“The restaurant market began to change long before the sanctions,” says Berezutskiy, who cut his teeth at elBulli and El Celler de Can Roca. “As chefs, we promote local products, but the most defining thing is the guests. Even before the sanctions, they began to show a preference for fresh pike perch rather than frozen lobsters, simply because it’s a fresh product. Once it began, this process was impossible to stop.”

“We are Russian chefs, so we support Russian products and Russian gastronomy,” says Sergey Berezutskiy, an alum of Alina [Chicago], who took home the San Pellegrino Young Chef of the Year award in 2014.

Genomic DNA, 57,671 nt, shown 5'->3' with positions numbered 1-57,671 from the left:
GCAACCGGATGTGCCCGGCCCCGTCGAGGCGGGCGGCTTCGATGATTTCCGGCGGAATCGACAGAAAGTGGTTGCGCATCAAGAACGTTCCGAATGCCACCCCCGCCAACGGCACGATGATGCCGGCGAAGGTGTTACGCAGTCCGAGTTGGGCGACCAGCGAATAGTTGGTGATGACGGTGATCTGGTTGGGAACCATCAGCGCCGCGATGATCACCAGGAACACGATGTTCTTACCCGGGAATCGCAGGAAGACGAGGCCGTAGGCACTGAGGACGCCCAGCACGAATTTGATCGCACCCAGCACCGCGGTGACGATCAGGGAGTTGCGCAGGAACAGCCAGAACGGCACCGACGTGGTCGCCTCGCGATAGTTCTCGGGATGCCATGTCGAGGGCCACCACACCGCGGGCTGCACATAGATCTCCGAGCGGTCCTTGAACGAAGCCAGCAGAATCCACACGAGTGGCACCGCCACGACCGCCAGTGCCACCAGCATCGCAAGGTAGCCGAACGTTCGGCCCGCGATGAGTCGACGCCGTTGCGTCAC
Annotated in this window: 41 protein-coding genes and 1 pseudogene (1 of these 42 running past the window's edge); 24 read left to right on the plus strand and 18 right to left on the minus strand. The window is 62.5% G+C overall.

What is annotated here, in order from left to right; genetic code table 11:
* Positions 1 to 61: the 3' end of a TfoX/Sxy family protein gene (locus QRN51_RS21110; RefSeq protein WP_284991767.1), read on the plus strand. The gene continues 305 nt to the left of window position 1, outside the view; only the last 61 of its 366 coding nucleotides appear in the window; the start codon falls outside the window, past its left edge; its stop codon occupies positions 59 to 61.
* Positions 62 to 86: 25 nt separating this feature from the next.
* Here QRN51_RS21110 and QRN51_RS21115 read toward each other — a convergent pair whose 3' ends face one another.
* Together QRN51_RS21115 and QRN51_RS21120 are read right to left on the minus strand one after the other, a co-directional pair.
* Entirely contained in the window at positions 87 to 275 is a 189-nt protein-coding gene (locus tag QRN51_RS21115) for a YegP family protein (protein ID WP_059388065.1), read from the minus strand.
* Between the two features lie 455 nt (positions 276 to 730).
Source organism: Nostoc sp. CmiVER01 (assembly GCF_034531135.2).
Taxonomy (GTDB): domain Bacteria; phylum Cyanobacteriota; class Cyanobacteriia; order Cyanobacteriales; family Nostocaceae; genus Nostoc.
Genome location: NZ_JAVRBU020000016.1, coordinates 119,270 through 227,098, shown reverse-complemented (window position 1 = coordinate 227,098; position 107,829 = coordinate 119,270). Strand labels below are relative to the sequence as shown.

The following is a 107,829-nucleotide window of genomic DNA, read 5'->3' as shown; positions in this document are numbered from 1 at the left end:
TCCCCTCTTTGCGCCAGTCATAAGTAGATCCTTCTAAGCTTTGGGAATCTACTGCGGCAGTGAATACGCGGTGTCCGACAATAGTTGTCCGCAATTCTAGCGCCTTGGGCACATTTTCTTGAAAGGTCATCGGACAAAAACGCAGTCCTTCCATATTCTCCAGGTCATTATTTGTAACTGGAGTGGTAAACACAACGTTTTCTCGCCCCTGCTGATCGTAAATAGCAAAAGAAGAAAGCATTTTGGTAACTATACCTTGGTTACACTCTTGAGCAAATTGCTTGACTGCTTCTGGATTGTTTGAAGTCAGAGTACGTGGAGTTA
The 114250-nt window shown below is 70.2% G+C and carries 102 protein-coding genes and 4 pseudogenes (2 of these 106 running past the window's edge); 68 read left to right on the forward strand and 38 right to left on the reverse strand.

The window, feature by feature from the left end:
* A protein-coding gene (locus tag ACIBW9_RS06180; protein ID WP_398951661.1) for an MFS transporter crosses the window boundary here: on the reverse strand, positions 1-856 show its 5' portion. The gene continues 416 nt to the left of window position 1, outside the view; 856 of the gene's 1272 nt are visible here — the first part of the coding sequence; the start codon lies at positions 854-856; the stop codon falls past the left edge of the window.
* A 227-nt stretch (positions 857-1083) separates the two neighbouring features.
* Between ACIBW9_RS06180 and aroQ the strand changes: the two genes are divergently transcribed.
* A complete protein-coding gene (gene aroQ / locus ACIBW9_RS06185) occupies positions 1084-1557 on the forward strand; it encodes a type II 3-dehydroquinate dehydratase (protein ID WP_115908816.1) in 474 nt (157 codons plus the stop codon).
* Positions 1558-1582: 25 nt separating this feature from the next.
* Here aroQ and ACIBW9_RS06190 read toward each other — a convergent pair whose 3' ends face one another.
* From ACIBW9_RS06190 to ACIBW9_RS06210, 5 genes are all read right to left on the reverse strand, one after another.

Further elaborating on the gifts of Russia’s terroir, Berezutskiy says he is thankful that they have a huge country with different climatic zones and a wide choice of produce – Baikal omul, seafood from the far east, lamb from Kabardino-Balkaria, St Petersburg smelt, honey agarics and mushrooms from the Urals, as well as red deer meat from Altai which, Ivan says, tastes even better than venison.

As chefs, we promote local products, but the most defining thing is the guests. Even before the sanctions, they began to show a preference for fresh pike perch rather than frozen lobsters, simply because it’s a fresh product. Once it began, this process was impossible to stop
Ivan Berezutskiy